Throughout WW2 the Polish Government in Exile recognised its responsibility for education and, in the most difficult of circumstances, sought to provide a broad range of educational facilities from primary schools to university degree courses for soldiers, their families and civilians fleeing from both the Russians and Germans. 


Following Poland's defeat in the September Campaign it set up primary and secondary schools in France to cater for those who had escaped to the west via Hungary, Rumania and Italy.  After the defeat of France in June 1940 the Polish Government, and many of those who had escaped to France just nine months earlier, found themselves in England.  Initially the government advised Poles to send their children to English schools limiting itself to funding three hours a week of Polish Language tuition but, as the numbers swelled, Secondary Boarding schools for both boys and girls were set up.


After Hitler's attack on the USSR on 22nd June 1941 hundreds of thousands of Poles released from Soviet prisons, gulags and places of exile escaped to the Middle East with gen. Anders' army and presented the Polish Government with a fresh educational challenge.  This was met by setting up quasi military cadet schools attached to the Polish Forces as they travelled across the Middle East and later fought in Italy, and also purely civilian schools in some 50 displaced persons camps scattered across the Middle East, India, Africa and later Italy and Germany.  To support these schools many thousands of Polish textbooks were printed in Palestine and later Italy.  In the U.K. the Polish Government was successful in establishing Polish faculties at British universities; medicine at Edinburgh in 1941, architecture at Liverpool in 1942, veterinary studies at Edinburgh in 1943 and law at Oxford in 1944, at which young men and women could complete the studies that had been interrupted by war.


The Committee for the Education of Poles in Great Britain


When war ended, as a matter of political expediency, the British Government withdrew recognition of the Polish Government in Exile in favour of the puppet communist regime set up by Stalin in Poland but it still needed to cater for the needs of some quarter of a million Polish servicemen, their families and civilian displaced persons.  To this end, in April 1947, it established an autonomous Committee for the Education of Poles in Great Britain, staffed by both British and Polish members and chaired by Sir George Gater, working under the auspices of the Polish Resettlement Act of 1947.  Publicly funded it became responsible for the previously mentioned Polish faculties at universities as well as adult, nursery and primary education in National Assistance Board Camps and a number of grammar and secondary modern boarding schools which, by 1949 amalgamated into four main  schools, two grammar schools, one for boys and one for girls, and two secondary schools. There was also a Technical School and a boarding school for Polish orphans aged between five and eleven, this school also catered for young children, on a temporary  basis,  who's parents were ill in hospital or unable to look after them for other reasons.  The Committee's task was to ensure that both mature and young people were equipped with language and work skills so they could earn their living in the UK and that, for the younger children, there was a smooth transfer into the British education system.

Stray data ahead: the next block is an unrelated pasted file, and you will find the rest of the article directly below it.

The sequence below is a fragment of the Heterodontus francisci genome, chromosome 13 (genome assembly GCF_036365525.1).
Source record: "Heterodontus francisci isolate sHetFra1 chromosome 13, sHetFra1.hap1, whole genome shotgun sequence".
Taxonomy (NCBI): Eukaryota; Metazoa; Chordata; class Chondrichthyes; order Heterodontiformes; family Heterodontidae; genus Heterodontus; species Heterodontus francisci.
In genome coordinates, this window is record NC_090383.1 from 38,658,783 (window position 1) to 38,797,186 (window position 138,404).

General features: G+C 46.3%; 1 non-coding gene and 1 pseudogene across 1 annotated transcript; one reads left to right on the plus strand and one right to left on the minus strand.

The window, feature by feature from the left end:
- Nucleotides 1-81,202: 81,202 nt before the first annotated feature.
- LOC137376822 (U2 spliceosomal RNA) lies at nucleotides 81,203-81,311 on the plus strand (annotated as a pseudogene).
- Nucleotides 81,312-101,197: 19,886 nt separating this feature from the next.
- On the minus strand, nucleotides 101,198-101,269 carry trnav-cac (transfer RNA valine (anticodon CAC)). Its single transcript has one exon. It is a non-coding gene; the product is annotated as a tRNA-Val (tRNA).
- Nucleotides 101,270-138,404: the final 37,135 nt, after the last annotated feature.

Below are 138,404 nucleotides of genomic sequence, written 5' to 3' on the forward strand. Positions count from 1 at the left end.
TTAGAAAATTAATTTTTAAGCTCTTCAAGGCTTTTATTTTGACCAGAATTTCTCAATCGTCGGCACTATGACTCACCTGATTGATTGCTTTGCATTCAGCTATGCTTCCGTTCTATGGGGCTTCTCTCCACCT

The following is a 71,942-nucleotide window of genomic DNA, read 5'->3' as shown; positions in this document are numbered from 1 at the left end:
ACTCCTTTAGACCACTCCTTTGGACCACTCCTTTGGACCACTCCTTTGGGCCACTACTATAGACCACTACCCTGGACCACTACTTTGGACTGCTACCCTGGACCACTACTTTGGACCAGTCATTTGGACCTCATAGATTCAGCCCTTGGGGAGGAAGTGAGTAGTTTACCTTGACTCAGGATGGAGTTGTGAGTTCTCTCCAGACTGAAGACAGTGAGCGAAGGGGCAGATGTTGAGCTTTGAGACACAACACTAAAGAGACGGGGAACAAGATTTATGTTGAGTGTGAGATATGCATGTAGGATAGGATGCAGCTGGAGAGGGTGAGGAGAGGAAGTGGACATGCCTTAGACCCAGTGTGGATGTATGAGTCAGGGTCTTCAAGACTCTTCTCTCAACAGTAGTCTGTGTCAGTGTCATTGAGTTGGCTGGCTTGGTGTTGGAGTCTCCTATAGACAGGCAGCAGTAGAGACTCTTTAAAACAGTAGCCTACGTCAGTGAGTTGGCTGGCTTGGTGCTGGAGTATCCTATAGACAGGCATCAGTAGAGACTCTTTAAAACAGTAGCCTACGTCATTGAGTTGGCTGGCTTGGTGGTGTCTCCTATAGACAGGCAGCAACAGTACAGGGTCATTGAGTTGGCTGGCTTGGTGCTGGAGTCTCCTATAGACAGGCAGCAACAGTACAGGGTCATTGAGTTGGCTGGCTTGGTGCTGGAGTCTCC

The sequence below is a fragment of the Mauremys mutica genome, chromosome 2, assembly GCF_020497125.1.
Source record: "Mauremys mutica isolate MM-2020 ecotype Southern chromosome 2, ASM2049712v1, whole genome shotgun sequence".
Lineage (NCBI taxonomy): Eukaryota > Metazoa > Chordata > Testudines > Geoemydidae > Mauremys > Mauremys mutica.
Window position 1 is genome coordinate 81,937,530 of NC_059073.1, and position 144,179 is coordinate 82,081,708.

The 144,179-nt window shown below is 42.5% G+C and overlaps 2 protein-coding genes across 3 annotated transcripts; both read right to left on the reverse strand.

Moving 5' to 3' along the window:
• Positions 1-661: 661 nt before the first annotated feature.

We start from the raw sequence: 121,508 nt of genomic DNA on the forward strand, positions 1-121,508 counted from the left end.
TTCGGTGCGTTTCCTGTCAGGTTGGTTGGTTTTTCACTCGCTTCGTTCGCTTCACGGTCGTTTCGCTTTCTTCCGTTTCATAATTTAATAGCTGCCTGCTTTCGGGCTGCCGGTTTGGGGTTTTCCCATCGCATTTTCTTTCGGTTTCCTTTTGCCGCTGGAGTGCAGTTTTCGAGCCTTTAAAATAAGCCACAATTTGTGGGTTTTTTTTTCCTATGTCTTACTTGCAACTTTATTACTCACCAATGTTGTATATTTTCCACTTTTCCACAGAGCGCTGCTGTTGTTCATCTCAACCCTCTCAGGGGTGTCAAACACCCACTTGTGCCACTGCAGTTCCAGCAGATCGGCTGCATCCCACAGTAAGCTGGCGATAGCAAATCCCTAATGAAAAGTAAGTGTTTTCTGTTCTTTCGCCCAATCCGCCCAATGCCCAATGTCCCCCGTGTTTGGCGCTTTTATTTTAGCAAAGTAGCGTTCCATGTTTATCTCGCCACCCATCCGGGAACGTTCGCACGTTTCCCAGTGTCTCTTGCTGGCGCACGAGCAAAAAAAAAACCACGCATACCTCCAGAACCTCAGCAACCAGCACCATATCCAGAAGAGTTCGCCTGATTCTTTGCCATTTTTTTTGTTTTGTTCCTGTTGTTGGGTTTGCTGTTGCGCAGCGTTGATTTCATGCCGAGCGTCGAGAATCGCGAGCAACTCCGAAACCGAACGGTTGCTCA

From 1951 the number of pupils in the Committee's boarding secondary schools started to decrease and the Committee carried out a gradual amalgamation of its schools. In September 1952 the Secondary Modern girls from Diddington were sent to  Stowell Park where they joined up with their Grammar School neighbours to form a bilateral secondary school. The  Bottisham boys joined the boys in Diddington.  In 1953 the Diddington boys were moved, joining the boys in  Lilford and  in September 1954 all Polish secondary school pupils, boys and girls were formed into one school at Lilford. The girls were housed in Lilford hall the boys were housed in the Nissen huts as they completed their final courses. 


The Committee for the Education of Poles in Great Britain carried out its work in a spirit of admirable harmony and, having completed the bulk of it's task, was wound up on 30th Sep. 1954.


The main source for the information on the school pages is a booklet "EDUCATION IN EXILE" published by the Ministry of Education 1956

Stowell Park
Girls Grammar and
Secondary Modern School
Nr. Cambridge
Boys Grammar School
Secondary School for
.boys and girls 1949
Technical School for boys.
Shephalbury School,
For children five to eleven

There were also two independent boarding schools in the UK.

Pitsford Northamptonshire  for girls run by the Polish order of the Holy Family of Nazareth closed in 1975.
Fawley Court  Henley on Thames. Opened in 1953/4 The school closed in the 1980s.